Jump to navigation

Published 10th June 2005

Vol 46 No 12


South Africa

Corruption and conviction

A 15-year gaol sentence for the Deputy President's advisor tests the government's accountability and its unity

Text message jokes were flashing across South Africa this week. 'Jacob Zuma and Schabir Shaik are together in a car. Who's driving?' Answer: 'The Police!' This debunking of Jacob Gedleyhlekisa Zuma, heir apparent and one of South Africa's most popular politicians, would have been unthinkable just months ago. But the conviction and sentencing of Zuma's Financial Advisor, Schabir Shaik, on 8 June on three counts of corruption and fraud has raised new doubts about the Deputy President's judgement and his actions. At the heart of the eight-month Shaik trial was an investigation into allegations of corruption linked to South Africa's US$6 billion arms procurement deal. During that investigation in 2003, Zuma denied that he had sought a bribe from the French company, Thales, now known as Thomson CSF. That point was a key element in the state's case against Shaik, and Judge Hilary Squires concluded that Shaik had in fact solicited a bribe on behalf of Zuma.


Marc and the miners

Washington and the multinationals give Ravalomanana's team a boost

Multinational mining giant Rio Tinto is about to approve a US$500 million dollar investment in the Fort Dauphin region of south-eastern Madagascar. The resulting employment and eco...


Born again Stalinism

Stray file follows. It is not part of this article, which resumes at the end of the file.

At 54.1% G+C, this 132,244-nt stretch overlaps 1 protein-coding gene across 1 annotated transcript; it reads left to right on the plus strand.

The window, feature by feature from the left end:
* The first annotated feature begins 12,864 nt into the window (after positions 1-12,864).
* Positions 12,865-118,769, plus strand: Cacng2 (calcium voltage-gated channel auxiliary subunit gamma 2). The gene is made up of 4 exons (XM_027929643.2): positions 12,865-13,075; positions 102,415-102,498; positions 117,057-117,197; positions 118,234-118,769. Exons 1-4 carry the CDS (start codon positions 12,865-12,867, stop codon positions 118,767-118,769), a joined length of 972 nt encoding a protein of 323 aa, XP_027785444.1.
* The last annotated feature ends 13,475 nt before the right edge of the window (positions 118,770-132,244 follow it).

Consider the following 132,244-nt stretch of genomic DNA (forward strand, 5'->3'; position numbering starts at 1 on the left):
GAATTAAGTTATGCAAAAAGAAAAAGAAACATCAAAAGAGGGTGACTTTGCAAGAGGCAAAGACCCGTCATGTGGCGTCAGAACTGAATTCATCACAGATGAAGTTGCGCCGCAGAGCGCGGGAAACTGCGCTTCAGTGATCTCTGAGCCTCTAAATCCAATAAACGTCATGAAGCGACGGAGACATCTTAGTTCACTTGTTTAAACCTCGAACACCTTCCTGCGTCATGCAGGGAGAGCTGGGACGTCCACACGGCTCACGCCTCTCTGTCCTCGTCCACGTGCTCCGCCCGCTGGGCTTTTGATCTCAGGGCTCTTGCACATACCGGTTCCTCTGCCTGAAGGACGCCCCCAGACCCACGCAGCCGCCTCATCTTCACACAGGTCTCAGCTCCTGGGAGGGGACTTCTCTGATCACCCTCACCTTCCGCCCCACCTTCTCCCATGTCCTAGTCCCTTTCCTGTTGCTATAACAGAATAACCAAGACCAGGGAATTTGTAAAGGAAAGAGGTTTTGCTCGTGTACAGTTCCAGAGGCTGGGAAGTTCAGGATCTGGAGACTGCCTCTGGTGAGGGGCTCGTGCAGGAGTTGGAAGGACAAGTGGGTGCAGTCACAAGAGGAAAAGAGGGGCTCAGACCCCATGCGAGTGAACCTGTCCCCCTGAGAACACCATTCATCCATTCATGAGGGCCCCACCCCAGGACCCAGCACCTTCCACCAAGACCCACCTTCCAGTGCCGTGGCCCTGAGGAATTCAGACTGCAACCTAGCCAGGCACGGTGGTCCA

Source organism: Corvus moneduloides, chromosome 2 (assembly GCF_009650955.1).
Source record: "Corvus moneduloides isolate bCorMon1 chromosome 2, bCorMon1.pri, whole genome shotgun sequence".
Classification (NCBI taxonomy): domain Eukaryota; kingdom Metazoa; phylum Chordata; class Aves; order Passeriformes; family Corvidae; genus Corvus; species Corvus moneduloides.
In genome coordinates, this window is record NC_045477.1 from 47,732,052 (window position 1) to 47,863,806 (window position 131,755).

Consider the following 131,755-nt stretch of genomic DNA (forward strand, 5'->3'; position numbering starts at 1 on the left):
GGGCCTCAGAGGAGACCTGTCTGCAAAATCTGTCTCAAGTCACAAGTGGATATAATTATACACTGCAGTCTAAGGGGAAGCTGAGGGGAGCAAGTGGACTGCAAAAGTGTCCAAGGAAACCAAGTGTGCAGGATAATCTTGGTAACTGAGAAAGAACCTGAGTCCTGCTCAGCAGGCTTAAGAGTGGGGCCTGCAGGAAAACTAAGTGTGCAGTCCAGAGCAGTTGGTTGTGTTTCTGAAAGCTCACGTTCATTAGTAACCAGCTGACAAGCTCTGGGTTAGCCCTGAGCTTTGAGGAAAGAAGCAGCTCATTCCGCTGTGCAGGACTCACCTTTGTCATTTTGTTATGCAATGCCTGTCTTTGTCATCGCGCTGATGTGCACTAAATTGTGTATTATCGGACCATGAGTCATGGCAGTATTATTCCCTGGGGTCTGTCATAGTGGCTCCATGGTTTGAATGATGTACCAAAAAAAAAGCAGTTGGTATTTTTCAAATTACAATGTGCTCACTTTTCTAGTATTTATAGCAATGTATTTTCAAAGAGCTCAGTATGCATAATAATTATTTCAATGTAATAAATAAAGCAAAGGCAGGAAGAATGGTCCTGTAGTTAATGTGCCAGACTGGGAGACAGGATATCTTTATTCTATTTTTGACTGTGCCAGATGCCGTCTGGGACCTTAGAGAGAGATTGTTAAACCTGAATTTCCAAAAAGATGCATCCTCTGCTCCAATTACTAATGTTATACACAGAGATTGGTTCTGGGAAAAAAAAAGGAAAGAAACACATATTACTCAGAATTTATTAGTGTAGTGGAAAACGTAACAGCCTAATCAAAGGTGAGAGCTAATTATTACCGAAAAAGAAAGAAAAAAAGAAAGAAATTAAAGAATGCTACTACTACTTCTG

President Guebuza combines liberal economics with hard-line politics

Treading the boards at the World Economic Forum in Cape Town last week, President Armando Guebuza, impressed the delegates as a witty and thoroughly modern business-minded reformer...


Hotel Hullaballoo

A lady, a hotel, a president and an old-fashioned political scandal

Gizelle Yazji, a Florida-based Iraqi financial consultant, claims that she negotiated the purchase of a US$3.5 million hotel in Accra's upmarket Airport district on behalf of Presi...


Soccer, Islam and hard times

Football riots and fears of terrorism are undermining ATT's reputation

Bamako is worried about security, and awaiting a cabinet reshuffle by President Amadou Toumani Touré (ATT). Prime Minister Ousmane Issoufi Maïga may not survive. Some c...


Blood over oil

Political mayhem follows the latest oil block awards in the Joint Development Zone

Ministerial resignations and dismissals in São Tomé and indignant denials of corruption in Nigeria follow the 31 May award of five blocks in the two countries' Joint ...


One law for the poor

The government that smashes unlawful small businesses is saved by unlawful currency deals

The government's willingness to use arbitrary force against poor Zimbabweans just after claiming a landslide election victory on 31 March suggests it thinks the country is much clo...


Brassed off: a contractor under fire

In the badlands of the Niger Delta a dispute over an oil-loading contract shows the often corrosive relationship between multinational oil companies, government officials and local...



Pointers

Watergate, the sequel

A controversial US$143.5 million project to commercialise Tanzania's water and sewage system has ended in acrimony and political embarrassment for the World Bank and the British go...


Undiplomatic closure

Opposition is mounting to the British government's plans to close its embassy in Madagascar - just as the country is on the brink of securing major new mining and oil investments a...


Dominant Dominique

Reform of France's Africa policy has been set back with the sacking of Foreign Minister Michel Barnier and his replacement by a diplomatic novice, Philippe Douste-Blazy. The new Pr...


Factions and fractions

A bitter race looms for the Secretary Generalship of the ruling Botswana Democratic Party (BDP) at its national congress on 21-23 July in Serowe. A compromise offered by Vice-Presi...